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Customer Reviews

4.2 out of 5 stars
337
4.2 out of 5 stars
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on 2 August 2012
Like most people, I'd heard of Artemis Fowl, of course. It's one of those few YA series that can be mentioned in the same sentence as Harry Potter. Unfortunately the sentence usually runs along the lines: "Artemis Fowl, unlike the more successful Harry Potter books..."

And this is a shame. In the post-Potter YA boom, Colfer's books were sort of put in the shade, and assumed to be imitators by dint of the young lead character's odd name, and the presence of magic.

This first Fowl book is far from Hogwarts though. Rather than twinkly twee magical adventures with heroic well-scrubbed good boys and girls, Artemis Fowl is a YA SF thriller with technologically advanced fairies. Fowl himself is a ruthless antihero, a scheming evil boy genius, and the fact he loves his Mummy is really neither nor there.

Artemis Fowl is a teenage master criminal trying to restore his family fortune by extorting gold from the fairies. He has little compunction about kidnapping, violence and drugging members of his own family, as well as his servants and friends. He is a fantastically amoral creation.

The secondary characters are also well drawn, from Butler, a surrogate father figure, best friend and bodyguard to Artemis, to kidnapped leprechaun Captain Holly Short.

A great book that challenges the theory that crime doesn't pay, I look forward to reading the further adventures of Artemis Fowl... but not straight away. I felt this was a totally adequate standalone novel in its own right, and don't feel particularly gripped to read the next installment.
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on 24 May 2017
One of my favourite books as a child. Loses nothing re-reading it as an adult. Incredibly entertaining cover to cover. Classic.
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on 23 September 2013
"This is an amazing story including a teenager, called Artemis, who is trying to wheedle some fairies out of their gold. Unfortunately, he fails miserably on several occasions..." Elsa, aged 8
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on 18 June 2017
Sent as a gift
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on 2 June 2017
Brilliant, witty, original and fast moving. I bought it to read my son and couldn't put it down
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on 10 April 2017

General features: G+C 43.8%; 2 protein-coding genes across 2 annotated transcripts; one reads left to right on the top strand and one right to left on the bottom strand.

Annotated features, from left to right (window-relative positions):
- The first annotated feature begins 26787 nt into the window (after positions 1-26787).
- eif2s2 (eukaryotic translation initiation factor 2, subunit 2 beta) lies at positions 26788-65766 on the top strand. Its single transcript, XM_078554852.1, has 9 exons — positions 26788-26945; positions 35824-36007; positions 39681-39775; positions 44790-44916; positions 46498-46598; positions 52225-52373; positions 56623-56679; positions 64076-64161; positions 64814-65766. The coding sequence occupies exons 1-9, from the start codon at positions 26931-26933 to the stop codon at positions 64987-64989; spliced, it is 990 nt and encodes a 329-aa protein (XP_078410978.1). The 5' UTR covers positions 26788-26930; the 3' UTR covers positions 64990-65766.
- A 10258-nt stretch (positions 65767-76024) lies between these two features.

Very hooking
The best book I have ever read it was extremely well rote and it gave a lot of detail which I absolutely love
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on 17 May 2017
My 10yr old son absolutely loved this book!
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on 20 July 2005
i thought this book was the best i ever read. i enjoyed it because it is a fantasy and it is very exiting all the way through.
it is about a 12 year old anti hero who sets out with evil intetions and ends up a better person. thanks to the help of captain holly short and his body gaurd butler.
i would recomend this book to anyone who can read as it is fantastic.
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on 12 August 2003
As a Harry Potter grown-up reader, I've grown used to criticism in the lines of the recent Byatt review. But I do think that there is a lot of comfort and interest in reading children's books in adulthood. It was lovely reading Artemis Fowl. The ingenuity of the literal and technological inventions of the writer was refreshing. The main characters enjoyable and believeable, though a bit Hollywood-streotyped. Self-humour and well-built suspense add to the fun. It was nice to see a children's author choosing characters that are different shades of grey, as in real life, and not all black and white. All in all, for a bit of good, soul-cleansing escapism, a very recommended read!
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on 16 September 2008
Another highly successful collection of books that give a new twist to faeries and all things mythical. Except unlike so many others of its kind, this book focuses upon the rather unlikely and unsavoury young aristocrat criminal mastermind, Artemis Fowl. On a quest to steal leprechaun gold, he holds a young faery to ransom but gets more than he bargains for as the winged equivalent of the SAS storm his plush mansion.

Eoin Colfer's genius in this series of books is injecting a somewhat tired premise with a new twist. Particularly with this first novel of the long-running series, the reader is given plenty to think about as faeries have jet-propelled wings and mythical creatures are given a gritty and very tangible edge.

There is no doubt that many more readers of various ages will enjoy Artemis Fowl, and like the other modern heavyweights such as Harry Potter, Colfer's books can quite easily be enjoyed by readers of all ages. However, in a school setting the book is most likely aimed for a gifted Year 4 reader and up. Regarding curriculum links, there is potential for some extravagant and rather ambitious science and maths lessons that can link with events in the book.
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